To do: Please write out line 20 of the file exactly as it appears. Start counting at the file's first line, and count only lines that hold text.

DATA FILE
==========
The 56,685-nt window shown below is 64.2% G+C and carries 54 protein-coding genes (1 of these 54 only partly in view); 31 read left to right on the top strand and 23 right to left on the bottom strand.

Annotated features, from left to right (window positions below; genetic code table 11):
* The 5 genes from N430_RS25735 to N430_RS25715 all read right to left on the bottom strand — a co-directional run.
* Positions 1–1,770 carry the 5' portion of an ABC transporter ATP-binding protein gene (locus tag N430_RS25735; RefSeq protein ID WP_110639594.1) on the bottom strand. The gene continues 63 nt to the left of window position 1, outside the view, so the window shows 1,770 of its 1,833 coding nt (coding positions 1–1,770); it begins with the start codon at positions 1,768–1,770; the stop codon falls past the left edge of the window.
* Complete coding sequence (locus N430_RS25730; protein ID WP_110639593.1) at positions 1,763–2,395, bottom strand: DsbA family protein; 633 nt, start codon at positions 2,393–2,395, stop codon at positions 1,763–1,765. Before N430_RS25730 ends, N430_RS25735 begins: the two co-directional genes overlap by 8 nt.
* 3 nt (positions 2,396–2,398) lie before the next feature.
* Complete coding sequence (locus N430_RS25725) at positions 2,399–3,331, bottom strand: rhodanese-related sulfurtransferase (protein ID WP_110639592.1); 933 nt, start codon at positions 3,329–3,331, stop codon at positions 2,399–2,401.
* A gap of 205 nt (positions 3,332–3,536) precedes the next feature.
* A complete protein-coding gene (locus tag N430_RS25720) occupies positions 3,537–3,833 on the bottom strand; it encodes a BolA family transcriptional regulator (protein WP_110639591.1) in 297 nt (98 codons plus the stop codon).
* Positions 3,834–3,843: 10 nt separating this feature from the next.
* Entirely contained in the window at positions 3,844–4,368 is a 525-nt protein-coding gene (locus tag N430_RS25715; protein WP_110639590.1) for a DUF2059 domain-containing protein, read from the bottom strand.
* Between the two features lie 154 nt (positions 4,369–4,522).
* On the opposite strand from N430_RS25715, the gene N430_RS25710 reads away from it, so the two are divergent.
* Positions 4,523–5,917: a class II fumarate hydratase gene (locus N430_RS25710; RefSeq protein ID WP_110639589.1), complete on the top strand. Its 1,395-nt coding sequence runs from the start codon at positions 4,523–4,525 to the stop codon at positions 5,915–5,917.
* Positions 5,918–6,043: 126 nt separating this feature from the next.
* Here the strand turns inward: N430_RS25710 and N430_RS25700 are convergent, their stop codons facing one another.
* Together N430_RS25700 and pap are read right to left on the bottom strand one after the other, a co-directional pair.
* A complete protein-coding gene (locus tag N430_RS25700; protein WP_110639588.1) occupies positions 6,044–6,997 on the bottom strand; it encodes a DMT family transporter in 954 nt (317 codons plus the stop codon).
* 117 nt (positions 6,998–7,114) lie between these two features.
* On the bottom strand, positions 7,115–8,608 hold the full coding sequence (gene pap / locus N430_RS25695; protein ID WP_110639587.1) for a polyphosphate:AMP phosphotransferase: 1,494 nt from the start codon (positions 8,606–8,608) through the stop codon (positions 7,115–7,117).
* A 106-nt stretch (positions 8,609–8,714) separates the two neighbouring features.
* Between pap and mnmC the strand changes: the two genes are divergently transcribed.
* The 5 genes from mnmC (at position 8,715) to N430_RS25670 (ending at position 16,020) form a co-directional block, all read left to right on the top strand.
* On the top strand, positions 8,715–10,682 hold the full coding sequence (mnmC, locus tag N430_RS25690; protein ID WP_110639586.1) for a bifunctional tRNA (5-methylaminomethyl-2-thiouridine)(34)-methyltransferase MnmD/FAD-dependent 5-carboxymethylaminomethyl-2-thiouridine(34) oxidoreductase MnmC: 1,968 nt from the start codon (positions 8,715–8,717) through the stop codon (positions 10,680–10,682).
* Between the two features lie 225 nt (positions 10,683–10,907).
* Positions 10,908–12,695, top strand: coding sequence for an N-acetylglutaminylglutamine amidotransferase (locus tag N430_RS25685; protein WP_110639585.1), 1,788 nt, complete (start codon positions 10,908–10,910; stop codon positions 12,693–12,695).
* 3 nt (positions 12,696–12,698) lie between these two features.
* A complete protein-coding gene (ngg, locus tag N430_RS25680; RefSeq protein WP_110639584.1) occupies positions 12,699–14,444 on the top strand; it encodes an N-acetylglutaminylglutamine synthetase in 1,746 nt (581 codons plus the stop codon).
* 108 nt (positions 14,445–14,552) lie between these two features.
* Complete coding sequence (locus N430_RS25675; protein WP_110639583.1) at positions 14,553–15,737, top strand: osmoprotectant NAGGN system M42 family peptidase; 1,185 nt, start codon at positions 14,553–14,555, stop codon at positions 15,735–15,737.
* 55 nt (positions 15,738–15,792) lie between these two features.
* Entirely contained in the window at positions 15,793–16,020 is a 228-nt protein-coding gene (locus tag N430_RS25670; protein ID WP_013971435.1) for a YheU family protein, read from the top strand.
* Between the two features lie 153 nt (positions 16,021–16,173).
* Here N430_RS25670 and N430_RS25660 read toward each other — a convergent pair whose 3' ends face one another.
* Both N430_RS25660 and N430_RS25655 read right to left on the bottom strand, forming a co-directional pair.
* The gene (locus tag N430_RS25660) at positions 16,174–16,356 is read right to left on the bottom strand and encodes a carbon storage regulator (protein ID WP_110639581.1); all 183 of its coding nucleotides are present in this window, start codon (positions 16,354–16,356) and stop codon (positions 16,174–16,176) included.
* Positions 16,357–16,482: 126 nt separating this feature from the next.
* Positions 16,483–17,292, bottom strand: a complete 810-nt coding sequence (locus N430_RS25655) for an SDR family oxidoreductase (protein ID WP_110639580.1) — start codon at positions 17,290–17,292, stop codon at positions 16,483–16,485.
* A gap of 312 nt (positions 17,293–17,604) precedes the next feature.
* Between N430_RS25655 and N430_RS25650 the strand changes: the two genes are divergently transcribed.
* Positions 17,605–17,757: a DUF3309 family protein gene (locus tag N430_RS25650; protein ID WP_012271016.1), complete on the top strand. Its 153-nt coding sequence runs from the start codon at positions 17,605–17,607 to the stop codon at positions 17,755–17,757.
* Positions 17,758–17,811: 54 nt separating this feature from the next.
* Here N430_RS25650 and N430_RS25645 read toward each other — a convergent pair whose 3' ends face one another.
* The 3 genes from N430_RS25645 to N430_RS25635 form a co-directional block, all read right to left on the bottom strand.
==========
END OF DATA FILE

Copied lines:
* On the bottom strand, positions 7,115–8,608 hold the full coding sequence (gene pap / locus N430_RS25695; protein ID WP_110639587.1) for a polyphosphate:AMP phosphotransferase: 1,494 nt from the start codon (positions 8,606–8,608) through the stop codon (positions 7,115–7,117).